Grayson is familiar with this territory. He spent more than two decades on the Alliance for Aging Research, which he claims helped bring a 600 percent increase in federal financial support during his tenure. He also spent two years as director for Florida Senior Programs advocating for senior volunteerism.

"There is a general sense from seniors that they're being cheated because Medicare does have gaps in it, this being one of them, and Social Security never seems to be keeping up with their costs, something we'll be trying to address. If it's true anywhere, it ought to be true in Florida that there's some kind of statewide consensus," he says. "Unfortunately, since we have a radical right-wing government in Florida, and the GOP is a wholly owned subsidiary of the Chamber of Commerce, we end up with lousy government and lousy public services, and we pay the price for it."

"Die Quickly," indeed.

Grayson joins a rising chorus of activists, organizers, politicians and family members who are trying to humanize the American aging process. While the economy reflects a sloping trend toward health-care workers making less money to care for a growing sector of the population, Grayson claims that this "doesn't have to be a crisis" as long as we are "paying attention."

"In Florida, we need to lobby for the inclusion of home care in Medicare. It doesn't really make sense logically that Medicare will pay for a nursing home but Medicare will not pay to keep you in your own home," he says. "That's a simple change that could be accomplished with a two-page bill. And, you know, we'll try. We have our Seniors Have Eyes, Ears and Teeth Act, which extends Medicare to cover eyeglasses, hearing aids, dental work and annual vision checkups. The fact is that seniors have a head and inside that head are eyes, ears and teeth, at least in most cases."

National organizations like Caring Across Generations are picking up on the ground game. They've held the "Eldercare Dialogues" between various rights groups in 2013 to brainstorm feasible solutions and put faces to the statistics. The director of the National Domestic Workers Alliance, which participated in the discussions, Ai-Jen Poo, releases a book this week that weaves together the stories and the statistics with an eye to solutions: The Age of Dignity: Preparing for the Elder Boom in a Changing America.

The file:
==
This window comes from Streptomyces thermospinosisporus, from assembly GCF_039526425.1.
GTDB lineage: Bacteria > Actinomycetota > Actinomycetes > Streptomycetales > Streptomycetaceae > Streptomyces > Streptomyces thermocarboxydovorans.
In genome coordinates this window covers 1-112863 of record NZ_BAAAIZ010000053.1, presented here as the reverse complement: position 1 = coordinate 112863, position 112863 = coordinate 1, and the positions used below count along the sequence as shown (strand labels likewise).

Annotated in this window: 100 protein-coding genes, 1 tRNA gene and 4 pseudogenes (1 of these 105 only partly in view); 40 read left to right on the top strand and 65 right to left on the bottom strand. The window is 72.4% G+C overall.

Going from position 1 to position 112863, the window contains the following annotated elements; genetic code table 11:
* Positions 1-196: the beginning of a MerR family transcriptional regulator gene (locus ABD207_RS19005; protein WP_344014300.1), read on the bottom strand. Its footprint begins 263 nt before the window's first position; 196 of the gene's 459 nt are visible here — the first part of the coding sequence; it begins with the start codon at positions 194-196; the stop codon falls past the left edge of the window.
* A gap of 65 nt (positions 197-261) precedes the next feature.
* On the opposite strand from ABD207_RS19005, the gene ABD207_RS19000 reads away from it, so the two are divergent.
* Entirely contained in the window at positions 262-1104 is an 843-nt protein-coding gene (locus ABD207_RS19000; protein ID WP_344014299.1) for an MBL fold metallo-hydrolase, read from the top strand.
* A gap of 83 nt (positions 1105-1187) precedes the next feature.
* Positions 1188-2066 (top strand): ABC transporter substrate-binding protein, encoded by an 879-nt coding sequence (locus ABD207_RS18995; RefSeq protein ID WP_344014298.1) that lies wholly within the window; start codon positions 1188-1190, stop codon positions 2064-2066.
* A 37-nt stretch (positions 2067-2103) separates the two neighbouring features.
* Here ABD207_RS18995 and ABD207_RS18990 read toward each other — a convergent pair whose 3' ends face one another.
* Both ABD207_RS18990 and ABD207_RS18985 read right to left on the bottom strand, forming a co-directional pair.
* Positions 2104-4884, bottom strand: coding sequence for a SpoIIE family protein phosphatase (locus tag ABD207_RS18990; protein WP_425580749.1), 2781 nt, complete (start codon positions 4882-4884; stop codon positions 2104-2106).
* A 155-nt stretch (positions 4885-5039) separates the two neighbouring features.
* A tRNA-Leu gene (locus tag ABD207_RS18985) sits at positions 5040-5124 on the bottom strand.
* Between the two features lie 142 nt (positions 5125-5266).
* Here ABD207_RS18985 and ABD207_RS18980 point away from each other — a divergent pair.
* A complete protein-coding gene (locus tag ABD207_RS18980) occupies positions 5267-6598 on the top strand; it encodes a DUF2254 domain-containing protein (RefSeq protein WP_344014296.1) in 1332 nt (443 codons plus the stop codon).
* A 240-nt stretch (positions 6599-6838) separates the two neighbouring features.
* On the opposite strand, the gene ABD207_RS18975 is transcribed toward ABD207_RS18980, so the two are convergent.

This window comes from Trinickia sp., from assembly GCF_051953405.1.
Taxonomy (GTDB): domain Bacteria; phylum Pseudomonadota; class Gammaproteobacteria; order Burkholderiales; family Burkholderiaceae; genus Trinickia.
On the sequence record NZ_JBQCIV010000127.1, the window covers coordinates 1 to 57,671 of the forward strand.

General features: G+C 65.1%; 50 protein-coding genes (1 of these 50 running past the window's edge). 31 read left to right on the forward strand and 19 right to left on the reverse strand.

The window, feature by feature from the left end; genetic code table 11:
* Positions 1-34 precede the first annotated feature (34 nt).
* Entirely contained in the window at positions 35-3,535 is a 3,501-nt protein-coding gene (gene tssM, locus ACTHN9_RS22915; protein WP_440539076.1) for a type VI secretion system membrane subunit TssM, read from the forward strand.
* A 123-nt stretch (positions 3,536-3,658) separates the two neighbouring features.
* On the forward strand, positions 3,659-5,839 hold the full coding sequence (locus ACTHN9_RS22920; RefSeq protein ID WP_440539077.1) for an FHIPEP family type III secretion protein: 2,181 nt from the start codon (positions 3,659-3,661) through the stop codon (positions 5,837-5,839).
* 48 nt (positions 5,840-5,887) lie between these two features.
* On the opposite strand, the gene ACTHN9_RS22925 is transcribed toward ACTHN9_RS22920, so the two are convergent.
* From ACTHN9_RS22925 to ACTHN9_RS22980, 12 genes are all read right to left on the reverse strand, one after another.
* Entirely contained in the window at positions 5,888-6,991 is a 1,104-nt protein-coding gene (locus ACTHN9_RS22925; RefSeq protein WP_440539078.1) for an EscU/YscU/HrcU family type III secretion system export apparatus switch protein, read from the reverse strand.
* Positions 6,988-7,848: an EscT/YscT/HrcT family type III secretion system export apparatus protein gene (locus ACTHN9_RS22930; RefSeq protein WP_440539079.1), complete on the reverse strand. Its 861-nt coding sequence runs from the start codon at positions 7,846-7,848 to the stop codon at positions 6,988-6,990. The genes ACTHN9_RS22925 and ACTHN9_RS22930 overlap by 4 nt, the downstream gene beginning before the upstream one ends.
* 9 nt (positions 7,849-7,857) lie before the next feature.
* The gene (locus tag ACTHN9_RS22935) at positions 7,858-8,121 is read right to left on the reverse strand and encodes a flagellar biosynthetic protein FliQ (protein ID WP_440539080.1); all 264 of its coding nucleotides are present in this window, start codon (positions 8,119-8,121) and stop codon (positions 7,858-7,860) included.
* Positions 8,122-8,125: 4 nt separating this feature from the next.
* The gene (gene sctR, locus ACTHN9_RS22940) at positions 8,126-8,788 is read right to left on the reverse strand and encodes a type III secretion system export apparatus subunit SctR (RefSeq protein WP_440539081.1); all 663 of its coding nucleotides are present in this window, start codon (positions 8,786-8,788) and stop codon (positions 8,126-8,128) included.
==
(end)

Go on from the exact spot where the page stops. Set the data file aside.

"Beyond the traditional communications hat, one of the ways the campaign is working is on a culture change, and trying to get folks to talk about it so it becomes a political issue," says Caring Across Generations communications director Janet Kim. "It's hard when there's so much preparation that goes into education, college prep and even with retirement at that last stage of life, people don't necessarily think about how we can live well during those last years. And the more denial that surrounds it, it becomes an institutional conversation, and I think a lot of policies are biased toward that even though [institutional care] is so expensive. Like, an average nursing home is more than $80,000 per year, and more than 90 percent of people prefer to age at home. There's a huge disconnect."

Much of that disconnect, says Caring Across Generations director of policy and partnerships Josie Kalipeni, comes from people not knowing about the so-called "care gap" and the ways that Medicare doesn't actually cover all end-of-life needs. Moreover, with Social Security and Medicaid under attack at the federal and state levels, people couldn't possibly know exactly where they stand or where they fall. The politics have confused the issue more than they have clarified it. And, as Boggs has found out, the politics aren't terribly movable right now.

"I think the politics and the policies are part of the solution, but ultimately the conversation is about how do you want to age, how do you want your parents to age, how do you want your siblings to age?" Kalipeni says. "And it's really that conversation that needs to be elevated. I also think that we're in a time when it's a collision of those aging and long-term care needs that are colliding with core economic issues like employment and a workforce that is going to supply those needs. Florida is one of those states where there is always a need."